After Tubman, how about fixing 'Maryland, My Maryland' state song?

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Harriet Tubman, an American born in slavery, escaped 1849, and became leading abolitionist and "conductor" in the Underground Railroad.

I applaud Gov. Larry Hogan's new found stamina in the fight to honor Maryland and American hero Harriet Tubman by putting her image on the $20 bill, and I agree with the idea that putting her statue in the U.S. Capitol's Statuary Hall (“Hogan wants Tubman on $20 bill. Here's what he can do right now," June 12) would go a long way toward rectifying an historical imbalance, although neither of those wars are going to be won very easily or quickly. But there is a battle in Maryland that could see success overnight if Governor Hogan would only join the fray — the campaign to either revise or replace our pro-Confederate state song, "Maryland, My Maryland.”

This is a crusade that has never been able to enlist Mr. Hogan. There were bills introduced in the Maryland General Assembly last year that would have revised the third stanza of our current state song to include a line that honored Harriet Tubman. Both bills died in committee. The governor has offered only tepid support for changing the state anthem at all. He considers the whole effort a waste of time. Perhaps now he could redirect some of his enthusiasm for Harriet Tubman by honoring her in our state song, if only temporarily. He could issue a proclamation that until the state legislature revises or replaces our hateful state song permanently, the version of the song contained in these earlier bills would be an acceptable alternative whenever the song is sung (at the Preakness Stakes, for example).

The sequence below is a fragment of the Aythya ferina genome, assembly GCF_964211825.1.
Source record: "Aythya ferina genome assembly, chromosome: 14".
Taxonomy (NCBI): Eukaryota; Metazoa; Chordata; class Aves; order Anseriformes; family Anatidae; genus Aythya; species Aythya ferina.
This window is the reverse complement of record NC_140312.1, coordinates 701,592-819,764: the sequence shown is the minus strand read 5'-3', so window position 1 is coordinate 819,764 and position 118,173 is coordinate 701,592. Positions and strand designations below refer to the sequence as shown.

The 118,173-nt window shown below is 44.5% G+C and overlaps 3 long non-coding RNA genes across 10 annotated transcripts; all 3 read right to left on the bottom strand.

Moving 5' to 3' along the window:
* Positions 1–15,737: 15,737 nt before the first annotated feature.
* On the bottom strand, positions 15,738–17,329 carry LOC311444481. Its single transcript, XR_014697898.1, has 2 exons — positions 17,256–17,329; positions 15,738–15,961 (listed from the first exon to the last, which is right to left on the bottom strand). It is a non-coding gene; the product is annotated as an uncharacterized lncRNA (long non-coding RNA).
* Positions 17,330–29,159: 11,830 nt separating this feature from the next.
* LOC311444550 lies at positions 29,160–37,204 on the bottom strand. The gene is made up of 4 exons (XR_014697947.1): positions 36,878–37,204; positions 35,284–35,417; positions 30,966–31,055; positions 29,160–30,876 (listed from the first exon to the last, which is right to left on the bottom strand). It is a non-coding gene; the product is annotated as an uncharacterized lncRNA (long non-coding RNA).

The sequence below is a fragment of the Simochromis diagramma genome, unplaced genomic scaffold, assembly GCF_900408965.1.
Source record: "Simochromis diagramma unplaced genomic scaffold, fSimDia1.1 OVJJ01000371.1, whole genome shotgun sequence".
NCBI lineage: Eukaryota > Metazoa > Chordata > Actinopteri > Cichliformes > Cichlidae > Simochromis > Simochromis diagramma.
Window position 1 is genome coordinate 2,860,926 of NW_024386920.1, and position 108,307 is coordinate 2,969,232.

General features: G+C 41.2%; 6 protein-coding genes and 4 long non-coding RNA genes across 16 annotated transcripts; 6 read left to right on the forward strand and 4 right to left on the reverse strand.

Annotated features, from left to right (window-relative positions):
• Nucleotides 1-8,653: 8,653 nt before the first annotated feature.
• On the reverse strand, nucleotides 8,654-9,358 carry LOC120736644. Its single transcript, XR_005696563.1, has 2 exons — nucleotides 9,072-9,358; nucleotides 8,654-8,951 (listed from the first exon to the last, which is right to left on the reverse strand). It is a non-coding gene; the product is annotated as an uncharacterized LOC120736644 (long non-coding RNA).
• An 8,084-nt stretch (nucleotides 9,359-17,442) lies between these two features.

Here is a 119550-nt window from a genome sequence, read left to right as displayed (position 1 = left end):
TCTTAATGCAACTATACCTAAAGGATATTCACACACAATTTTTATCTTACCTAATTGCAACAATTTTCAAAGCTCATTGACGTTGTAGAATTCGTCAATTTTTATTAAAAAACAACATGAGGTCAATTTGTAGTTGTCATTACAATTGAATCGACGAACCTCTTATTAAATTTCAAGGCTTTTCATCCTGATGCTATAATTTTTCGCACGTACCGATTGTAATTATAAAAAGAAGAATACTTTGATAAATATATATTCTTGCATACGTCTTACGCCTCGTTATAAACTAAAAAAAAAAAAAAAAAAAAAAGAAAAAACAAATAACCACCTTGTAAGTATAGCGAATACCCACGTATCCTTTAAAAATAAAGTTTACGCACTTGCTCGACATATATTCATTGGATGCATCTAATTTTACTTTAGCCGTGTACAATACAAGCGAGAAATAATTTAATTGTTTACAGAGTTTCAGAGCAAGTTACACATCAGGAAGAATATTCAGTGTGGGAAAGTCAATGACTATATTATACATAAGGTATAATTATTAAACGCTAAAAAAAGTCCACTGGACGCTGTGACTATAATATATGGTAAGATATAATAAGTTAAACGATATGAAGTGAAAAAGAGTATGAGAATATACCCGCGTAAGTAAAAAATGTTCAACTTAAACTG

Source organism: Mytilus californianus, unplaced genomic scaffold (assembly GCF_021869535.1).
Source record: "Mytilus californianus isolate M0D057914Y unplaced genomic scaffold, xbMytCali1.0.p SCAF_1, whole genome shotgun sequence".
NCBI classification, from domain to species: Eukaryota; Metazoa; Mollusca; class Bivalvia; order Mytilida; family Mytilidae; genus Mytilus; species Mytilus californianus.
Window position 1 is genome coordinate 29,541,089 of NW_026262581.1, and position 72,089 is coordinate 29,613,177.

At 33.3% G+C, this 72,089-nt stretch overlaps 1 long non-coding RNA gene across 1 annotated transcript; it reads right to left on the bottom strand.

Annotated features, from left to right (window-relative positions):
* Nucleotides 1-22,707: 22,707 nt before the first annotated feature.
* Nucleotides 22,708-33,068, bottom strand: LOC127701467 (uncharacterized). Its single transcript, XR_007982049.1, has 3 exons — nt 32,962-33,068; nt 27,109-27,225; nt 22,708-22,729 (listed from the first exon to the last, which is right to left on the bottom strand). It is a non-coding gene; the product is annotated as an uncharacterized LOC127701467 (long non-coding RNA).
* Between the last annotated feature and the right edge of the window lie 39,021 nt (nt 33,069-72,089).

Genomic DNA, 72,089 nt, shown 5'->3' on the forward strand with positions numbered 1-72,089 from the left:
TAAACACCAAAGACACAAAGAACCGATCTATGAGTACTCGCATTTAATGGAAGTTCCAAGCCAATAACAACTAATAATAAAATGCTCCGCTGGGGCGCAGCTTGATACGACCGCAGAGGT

While this alternative version of "Maryland, My Maryland" may not satisfy everyone, it would be a very significant step in the right direction on a road we should have traveled long ago. Here are the proposed lyrics: “Thou wilt not cower in the dust, Maryland, my Maryland! Thy beaming sword shall never rust, Maryland, my Maryland! Remember Carroll’s sacred trust, May Tubman's name remain august, And all thy slumberers with the just, Maryland, my Maryland!”

Sean Tully, Baltimore